The Impact on Rent from Tenant and Landlord Characteristics and Interaction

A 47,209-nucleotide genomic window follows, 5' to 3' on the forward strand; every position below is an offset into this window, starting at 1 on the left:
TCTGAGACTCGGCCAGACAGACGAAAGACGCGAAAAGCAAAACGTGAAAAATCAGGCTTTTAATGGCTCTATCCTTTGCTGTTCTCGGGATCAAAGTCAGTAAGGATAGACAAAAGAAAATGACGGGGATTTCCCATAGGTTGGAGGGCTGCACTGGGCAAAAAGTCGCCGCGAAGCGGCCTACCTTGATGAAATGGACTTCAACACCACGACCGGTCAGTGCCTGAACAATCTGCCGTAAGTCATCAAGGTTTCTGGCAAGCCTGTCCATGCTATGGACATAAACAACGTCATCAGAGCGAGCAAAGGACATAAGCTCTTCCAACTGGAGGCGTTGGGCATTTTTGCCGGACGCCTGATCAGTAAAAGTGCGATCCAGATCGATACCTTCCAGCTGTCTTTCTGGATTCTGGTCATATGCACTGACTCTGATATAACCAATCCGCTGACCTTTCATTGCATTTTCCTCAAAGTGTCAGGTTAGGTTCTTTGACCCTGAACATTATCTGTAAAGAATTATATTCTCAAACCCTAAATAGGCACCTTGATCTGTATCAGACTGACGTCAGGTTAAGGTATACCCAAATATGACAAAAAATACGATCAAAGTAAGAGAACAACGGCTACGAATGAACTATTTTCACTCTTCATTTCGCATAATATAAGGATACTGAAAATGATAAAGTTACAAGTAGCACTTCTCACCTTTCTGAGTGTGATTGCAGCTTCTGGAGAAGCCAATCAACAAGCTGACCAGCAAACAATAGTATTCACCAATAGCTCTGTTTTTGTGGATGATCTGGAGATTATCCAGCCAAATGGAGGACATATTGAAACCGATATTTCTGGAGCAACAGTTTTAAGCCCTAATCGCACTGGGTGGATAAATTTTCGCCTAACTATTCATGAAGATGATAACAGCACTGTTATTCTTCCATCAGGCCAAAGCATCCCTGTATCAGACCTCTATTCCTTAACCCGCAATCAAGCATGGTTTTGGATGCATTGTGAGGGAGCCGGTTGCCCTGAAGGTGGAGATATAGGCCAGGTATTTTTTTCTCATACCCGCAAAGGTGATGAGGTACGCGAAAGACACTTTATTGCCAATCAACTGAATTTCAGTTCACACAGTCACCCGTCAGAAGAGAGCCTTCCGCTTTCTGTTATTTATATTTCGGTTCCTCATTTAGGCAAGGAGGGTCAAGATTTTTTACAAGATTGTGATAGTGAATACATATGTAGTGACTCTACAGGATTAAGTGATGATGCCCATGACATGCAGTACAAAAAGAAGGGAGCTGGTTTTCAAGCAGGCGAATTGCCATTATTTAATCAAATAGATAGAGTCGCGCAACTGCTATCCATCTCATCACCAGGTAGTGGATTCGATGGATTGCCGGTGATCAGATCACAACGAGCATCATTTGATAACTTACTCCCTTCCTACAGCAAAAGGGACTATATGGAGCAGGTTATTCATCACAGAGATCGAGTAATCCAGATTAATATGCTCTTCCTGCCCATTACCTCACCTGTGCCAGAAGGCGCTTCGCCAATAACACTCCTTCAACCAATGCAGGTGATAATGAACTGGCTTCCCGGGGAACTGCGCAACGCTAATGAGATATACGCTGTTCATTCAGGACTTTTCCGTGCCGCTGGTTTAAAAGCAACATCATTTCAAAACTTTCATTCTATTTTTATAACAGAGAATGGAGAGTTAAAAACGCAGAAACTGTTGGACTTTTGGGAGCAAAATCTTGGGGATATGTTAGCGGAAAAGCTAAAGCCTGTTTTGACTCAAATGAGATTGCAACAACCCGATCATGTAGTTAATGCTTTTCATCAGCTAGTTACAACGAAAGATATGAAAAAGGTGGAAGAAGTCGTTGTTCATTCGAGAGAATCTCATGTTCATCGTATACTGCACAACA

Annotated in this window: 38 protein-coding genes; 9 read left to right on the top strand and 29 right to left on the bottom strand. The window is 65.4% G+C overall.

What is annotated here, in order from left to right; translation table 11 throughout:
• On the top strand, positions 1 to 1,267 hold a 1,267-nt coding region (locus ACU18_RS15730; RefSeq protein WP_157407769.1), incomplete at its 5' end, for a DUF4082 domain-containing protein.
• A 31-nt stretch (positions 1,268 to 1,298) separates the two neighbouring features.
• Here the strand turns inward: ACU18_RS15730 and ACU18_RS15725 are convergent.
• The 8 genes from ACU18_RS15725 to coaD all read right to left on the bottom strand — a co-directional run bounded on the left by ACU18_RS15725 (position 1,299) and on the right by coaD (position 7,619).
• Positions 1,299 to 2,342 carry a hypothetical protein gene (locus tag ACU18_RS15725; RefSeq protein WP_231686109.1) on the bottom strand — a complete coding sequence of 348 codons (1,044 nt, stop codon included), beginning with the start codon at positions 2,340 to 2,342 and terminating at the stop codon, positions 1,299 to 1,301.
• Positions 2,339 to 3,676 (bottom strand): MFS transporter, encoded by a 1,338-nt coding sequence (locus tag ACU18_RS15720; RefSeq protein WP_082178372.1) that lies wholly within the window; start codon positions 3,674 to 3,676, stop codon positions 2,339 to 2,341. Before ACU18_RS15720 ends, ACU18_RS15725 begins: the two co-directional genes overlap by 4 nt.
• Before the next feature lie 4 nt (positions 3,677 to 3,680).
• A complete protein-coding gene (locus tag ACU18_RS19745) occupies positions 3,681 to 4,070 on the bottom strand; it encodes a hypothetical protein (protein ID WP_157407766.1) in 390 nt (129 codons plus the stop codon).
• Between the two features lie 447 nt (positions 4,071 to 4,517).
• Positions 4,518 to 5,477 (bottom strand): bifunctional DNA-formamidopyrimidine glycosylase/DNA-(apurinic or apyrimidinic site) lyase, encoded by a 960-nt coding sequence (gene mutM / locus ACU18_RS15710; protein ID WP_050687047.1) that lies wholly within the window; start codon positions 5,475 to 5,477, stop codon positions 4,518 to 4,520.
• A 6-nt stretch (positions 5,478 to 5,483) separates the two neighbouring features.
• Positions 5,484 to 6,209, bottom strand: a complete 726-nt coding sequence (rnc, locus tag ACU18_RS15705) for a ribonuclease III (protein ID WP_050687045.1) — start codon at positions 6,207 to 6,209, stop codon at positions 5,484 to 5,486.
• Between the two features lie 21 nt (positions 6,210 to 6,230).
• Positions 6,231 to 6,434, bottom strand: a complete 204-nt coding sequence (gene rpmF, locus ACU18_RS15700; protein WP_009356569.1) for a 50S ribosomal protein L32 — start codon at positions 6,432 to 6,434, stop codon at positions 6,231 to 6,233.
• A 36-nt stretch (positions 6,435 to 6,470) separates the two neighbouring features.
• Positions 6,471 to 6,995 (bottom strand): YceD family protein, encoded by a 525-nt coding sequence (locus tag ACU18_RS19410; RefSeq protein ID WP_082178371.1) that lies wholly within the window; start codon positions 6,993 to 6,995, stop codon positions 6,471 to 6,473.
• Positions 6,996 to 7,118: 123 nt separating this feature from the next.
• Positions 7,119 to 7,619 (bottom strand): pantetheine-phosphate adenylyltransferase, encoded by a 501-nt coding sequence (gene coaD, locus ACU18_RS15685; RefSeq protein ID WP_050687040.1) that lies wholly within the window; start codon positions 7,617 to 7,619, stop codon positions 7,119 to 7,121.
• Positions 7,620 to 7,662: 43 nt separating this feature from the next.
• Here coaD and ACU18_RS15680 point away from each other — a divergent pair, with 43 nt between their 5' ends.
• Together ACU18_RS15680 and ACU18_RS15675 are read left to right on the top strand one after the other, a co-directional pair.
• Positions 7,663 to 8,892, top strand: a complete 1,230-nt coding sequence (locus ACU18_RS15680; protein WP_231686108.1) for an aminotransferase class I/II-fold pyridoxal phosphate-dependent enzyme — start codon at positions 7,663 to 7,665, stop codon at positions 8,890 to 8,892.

Owner-occupied housing services and rented housing services are often considered close substitutes, and both house price and rental price indices rely on regressions based on dwelling and location characteristics. However, while such characteristics are exhaustive in the owner's market, they cannot capture the additional complexity of rental markets. This paper offers a theoretical framework and an empirical analysis of additional factors that affect rent. The factors comprise three categories: Landlord characteristics, tenant characteristics, and characteristics of the landlord-tenant interaction. We analyze a novel data set sampled from the Norwegian rental market and obtain substantial improvements in explanatory power by including information on tenant and landlord characteristics and interaction. While variation in geographical variables explains 17 percent of the variation in monthly rent; variation in hedonic variables explain only 12 percent. Variation in tenant and landlord characteristics and interaction explains as much as 15 percent of rent variation. The full model captures 44 percent of rent variation and offers insights into the monetary values of landlord type, market mediation, tenure length, tenant type, and services. This additional explanatory power accentuates the difference between the owner's and renter's market, and the results come with ramifications for the general understanding of the rental market, for construction of rental indices, and for the assumption of a rental-equivalence principle in CPI-construction.
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